A decade ago, I struggled to admit (or even see!) that I had an issue or a challenge in any aspect of my life.  As a young husband and father, it was easier to look away and hope for the best in moments when I sensed my wife needed me in the early years of parenthood.  Or if one of the kids was off or not feeling well, my response would be ‘I’m sure everything will be fine’. 

When I struggled at work, I looked for reasons outside of myself to explain it.  The manager I was working for was unreasonable.  The job I had been assigned to did not play to my strengths.  The project was not what I signed up for.

To look inward would mean surrendering the façade and acknowledging that I did not have it all figured out.  The truth is that I did not have it figured out and still do not.  And that is ok.  It is normal and part of the process of growing.  But to enter into this process of growth, it requires an initial surrender. 

Surrender as Strength

This past week on Good Friday, I gave a reflection based on this specific passage from the Gospel of Luke: “Father, into your hands I commend my spirit”.  In these, the final words He says in Luke before breathing His last breath, Jesus surrenders.

When I was reflecting on this, it was hard to park my long-standing feelings about the word surrender.

But when I focused on the path Jesus walked to His crucifixion, instead of seeing Him in human weakness during this moment and those leading up to it, I saw incredible strength.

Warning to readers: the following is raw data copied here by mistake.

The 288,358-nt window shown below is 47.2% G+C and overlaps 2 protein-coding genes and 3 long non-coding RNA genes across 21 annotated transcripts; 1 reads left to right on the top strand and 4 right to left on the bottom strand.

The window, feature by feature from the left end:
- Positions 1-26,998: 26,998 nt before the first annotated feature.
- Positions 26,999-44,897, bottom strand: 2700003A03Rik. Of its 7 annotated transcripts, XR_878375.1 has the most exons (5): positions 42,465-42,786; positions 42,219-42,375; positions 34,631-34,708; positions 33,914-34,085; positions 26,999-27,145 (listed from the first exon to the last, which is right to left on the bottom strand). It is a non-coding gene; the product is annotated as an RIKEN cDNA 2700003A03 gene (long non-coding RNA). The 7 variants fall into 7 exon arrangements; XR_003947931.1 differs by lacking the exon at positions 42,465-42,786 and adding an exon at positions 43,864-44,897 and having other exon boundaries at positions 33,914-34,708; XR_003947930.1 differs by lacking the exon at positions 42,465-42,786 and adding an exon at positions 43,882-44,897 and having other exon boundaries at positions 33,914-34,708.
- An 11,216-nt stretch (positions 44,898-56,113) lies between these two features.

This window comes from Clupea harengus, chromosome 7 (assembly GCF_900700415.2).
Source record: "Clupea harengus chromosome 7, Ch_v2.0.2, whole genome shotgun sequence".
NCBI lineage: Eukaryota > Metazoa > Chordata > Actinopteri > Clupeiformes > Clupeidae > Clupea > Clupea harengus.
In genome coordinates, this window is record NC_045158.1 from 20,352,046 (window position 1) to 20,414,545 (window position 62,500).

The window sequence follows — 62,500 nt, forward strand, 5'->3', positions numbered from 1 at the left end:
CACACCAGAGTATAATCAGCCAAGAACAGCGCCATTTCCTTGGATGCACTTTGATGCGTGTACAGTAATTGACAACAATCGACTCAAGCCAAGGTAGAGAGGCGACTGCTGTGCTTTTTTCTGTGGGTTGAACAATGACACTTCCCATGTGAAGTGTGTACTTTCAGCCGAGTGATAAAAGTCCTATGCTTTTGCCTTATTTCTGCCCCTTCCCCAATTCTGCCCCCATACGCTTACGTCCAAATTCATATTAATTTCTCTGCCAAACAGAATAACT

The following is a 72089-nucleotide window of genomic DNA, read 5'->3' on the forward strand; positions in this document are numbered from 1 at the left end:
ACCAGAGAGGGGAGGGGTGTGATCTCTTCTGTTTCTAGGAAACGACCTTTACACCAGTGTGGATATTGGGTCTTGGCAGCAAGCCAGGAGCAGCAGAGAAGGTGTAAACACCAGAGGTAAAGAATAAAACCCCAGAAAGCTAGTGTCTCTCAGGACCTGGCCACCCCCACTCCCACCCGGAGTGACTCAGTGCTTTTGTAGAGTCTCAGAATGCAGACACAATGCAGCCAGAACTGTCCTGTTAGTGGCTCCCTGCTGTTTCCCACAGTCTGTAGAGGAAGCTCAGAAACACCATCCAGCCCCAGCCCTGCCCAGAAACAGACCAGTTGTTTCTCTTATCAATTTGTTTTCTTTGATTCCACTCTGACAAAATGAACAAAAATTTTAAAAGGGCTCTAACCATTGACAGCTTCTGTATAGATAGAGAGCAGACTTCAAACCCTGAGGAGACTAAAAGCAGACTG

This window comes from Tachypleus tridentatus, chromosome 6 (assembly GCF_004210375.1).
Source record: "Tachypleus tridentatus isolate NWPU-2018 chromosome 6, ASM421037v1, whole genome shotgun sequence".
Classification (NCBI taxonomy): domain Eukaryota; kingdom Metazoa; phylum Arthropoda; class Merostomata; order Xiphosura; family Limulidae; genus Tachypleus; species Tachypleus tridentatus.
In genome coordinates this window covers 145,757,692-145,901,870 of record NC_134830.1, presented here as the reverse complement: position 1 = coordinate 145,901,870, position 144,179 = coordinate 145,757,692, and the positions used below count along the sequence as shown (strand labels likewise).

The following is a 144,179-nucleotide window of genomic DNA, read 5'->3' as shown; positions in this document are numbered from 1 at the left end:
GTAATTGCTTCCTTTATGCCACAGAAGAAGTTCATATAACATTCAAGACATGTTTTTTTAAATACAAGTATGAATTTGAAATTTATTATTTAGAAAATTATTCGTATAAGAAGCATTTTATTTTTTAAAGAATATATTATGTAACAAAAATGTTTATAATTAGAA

Jesus could have come down from the cross.  He could have walked away undetected from the mob, as He had already done on other occasions.  Instead, He demonstrated awe-inspiring strength to not use His Power.  He shows trust in His Father’s plan.  It is an act of pure love for each one of us as He redeems us through death on the cross and overcoming death on Easter Sunday.

What Does Surrender Look Like for Me?

There are likely dozens of ways this question could be answered, but I am going to focus on three parts of my own life to answer this question.

1. Surrender to a person (or people).  In opposition to the version of myself from a decade or so ago, I now seek out people in my life who I believe can offer me wisdom and guidance, particularly in the areas where I feel most unfinished.  This applies to technical areas of my life (work) as well as the relational and spiritual areas.  No one person can fill in all the areas of my life that I need guidance in.  I am blessed to have a few sages, older ‘brothers and sisters’, as well as peers in my life who can help me on the journey.